Like many people, I love the Olympus OM-10. Unlike many people, it wasn't my first camera (or even my first Olympus, for that matter) but it's nonetheless one that has a very special place on my camera shelf.
For my money, the Olympus OM-10 is and always was one of the best film cameras. Launched in 1979 as the first entry-level camera in the legendary line of OM bodies, it's an aperture priority camera – as in, it has no manual mode. Which obviously distinguished it from professional models like the iconic Olympus OM-1.
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Also distinguishing it was the weight; at around a hundred grams less than its pro siblings, it is an incredibly compact and lightweight camera. Sure, it's not built to withstand the same rigors as its big brothers – but given that the OM-10 is now 44 years old, and still one of the most reliable SLRs out there, it certainly is built to last.
So, why am I waxing lyrical about a four-decade-old camera? Because I hope – and, with my educated guess, I think – that the Olympus OM-10 is the next camera being "resurrected" by OM System (the modern-day iteration of Olympus).
Of course, the "old Olympus" already produced a mirrorless version of it – four times, in fact, culminating in the Olympus OM-D E-M10 Mark IV. However, given that alphabet soup of letters and numbers, you would be forgiven for (as, it seems, most of the camera-buying public were) being oblivious to the fact that this was a spiritual successor to the Olympus OM-10.
OM System has already given us the latest version of the professional Olympus OM-1 in the form of the OM System OM-1, along with the semi-pro OM System OM-5. But the OM-10 was arguably the most beloved of the heritage Oly SLRs – so the inevitable OM System OM-10 is a fresh opportunity to take the principles that made the old film camera great and apply it to modern mirrorless technology.
Do I want to see a modern camera eschews manual in favor of aperture priority alone? Actually, I don't think that would necessarily be the worst idea in the world. Heck, maybe even ditch one of the control dials – yes, seasoned photographers balk at using cameras with only one exposure dial, but confusing controls are one of the reasons why casual shooters stick with their phones instead of trying a camera.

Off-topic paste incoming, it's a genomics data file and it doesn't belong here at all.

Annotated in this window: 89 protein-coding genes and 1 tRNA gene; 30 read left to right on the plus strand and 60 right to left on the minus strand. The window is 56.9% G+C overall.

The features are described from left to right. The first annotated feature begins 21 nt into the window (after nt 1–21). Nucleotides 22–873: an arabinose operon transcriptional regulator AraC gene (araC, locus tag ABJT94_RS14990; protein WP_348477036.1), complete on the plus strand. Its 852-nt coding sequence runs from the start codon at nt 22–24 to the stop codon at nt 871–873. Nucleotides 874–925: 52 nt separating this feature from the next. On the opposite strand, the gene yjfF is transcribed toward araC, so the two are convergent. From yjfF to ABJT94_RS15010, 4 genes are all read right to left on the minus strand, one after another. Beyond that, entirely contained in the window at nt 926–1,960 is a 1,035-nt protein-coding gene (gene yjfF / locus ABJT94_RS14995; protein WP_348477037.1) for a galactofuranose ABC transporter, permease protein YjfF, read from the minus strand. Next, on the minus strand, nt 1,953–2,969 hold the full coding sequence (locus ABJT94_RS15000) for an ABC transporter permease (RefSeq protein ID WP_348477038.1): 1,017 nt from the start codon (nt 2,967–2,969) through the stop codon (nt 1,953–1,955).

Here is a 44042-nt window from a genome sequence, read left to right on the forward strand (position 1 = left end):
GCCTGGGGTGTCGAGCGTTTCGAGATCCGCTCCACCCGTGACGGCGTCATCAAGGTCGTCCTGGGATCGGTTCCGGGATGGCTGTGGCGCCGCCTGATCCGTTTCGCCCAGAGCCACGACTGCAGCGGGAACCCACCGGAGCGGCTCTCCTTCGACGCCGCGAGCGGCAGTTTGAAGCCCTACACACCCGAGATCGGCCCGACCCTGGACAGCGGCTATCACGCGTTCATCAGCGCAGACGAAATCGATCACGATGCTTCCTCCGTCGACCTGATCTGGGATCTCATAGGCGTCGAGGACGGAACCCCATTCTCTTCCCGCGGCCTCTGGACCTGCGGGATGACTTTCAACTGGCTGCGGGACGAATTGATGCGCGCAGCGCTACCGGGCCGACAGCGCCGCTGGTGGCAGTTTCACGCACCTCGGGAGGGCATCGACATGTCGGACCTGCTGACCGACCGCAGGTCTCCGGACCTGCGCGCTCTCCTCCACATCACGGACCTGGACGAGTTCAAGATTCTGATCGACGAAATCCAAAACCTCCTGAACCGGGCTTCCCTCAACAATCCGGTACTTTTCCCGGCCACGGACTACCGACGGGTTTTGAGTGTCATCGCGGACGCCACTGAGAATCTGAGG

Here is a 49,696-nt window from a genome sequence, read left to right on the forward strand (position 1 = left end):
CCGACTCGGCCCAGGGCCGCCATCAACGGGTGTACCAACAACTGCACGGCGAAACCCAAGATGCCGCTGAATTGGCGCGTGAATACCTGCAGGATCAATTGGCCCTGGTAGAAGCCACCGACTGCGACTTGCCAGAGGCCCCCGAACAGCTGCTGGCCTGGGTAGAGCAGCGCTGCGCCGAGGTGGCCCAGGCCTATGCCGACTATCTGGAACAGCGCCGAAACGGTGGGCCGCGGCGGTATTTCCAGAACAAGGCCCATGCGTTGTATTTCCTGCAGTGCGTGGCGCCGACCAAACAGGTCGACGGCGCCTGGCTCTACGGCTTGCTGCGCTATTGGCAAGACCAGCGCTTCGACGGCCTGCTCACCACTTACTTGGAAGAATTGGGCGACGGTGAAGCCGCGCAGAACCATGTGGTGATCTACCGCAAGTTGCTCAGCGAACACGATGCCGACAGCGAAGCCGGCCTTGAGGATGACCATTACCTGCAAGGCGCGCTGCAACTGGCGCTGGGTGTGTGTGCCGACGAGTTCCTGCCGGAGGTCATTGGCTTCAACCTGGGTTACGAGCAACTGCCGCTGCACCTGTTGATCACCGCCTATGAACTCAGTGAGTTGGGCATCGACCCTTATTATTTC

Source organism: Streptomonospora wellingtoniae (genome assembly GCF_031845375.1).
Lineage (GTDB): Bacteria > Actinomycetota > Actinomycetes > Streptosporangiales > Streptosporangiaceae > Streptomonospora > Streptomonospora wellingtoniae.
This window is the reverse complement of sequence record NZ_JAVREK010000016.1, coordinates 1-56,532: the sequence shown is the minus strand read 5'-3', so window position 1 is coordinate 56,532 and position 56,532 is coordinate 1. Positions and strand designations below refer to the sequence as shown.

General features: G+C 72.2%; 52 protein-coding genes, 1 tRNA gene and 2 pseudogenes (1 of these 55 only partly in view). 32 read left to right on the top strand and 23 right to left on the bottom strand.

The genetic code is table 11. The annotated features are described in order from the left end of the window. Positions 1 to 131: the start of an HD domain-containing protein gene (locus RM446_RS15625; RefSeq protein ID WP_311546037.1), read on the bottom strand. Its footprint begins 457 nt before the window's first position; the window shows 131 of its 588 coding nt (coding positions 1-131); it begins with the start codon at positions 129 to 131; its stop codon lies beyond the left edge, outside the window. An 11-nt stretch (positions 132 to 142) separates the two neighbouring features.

This would also help differentiate the OM-10 from the OM-5 (which was always a tricky act for Olympus with the E-M-10 and E-M5). At the very least, I would love to see OM System double down on the guided shooting modes and streamlined operation.
I would love to focus on this being an unapologetically shooting-oriented camera, that puts the fun in photography rather than specs on a spec sheet. I would love this to be a camera I can buy for my girlfriend, so she can join me on days out taking photos without resorting to her phone.
I would love the OM System OM-10 to be the modern classic that the Olympus OM-10 was, so it can join it on my camera shelf one day.
If this article was of interest, you might want to take a look at our Olympus OM-D E-M10 Mark IV review to see what the most recent iteration got right. I'd also suggest taking a look at the best Olympus lenses (OM System) – including the Olympus 25mm f/1.8, which is a fantastic nifty fifty for mirrorless cameras!